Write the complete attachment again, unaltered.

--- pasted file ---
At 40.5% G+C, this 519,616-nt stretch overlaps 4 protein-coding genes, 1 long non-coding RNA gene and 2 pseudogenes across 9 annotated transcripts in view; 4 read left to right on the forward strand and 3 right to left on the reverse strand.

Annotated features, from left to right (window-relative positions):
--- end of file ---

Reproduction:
At 40.5% G+C, this 519,616-nt stretch overlaps 4 protein-coding genes, 1 long non-coding RNA gene and 2 pseudogenes across 9 annotated transcripts in view; 4 read left to right on the forward strand and 3 right to left on the reverse strand.

Annotated features, from left to right (window-relative positions):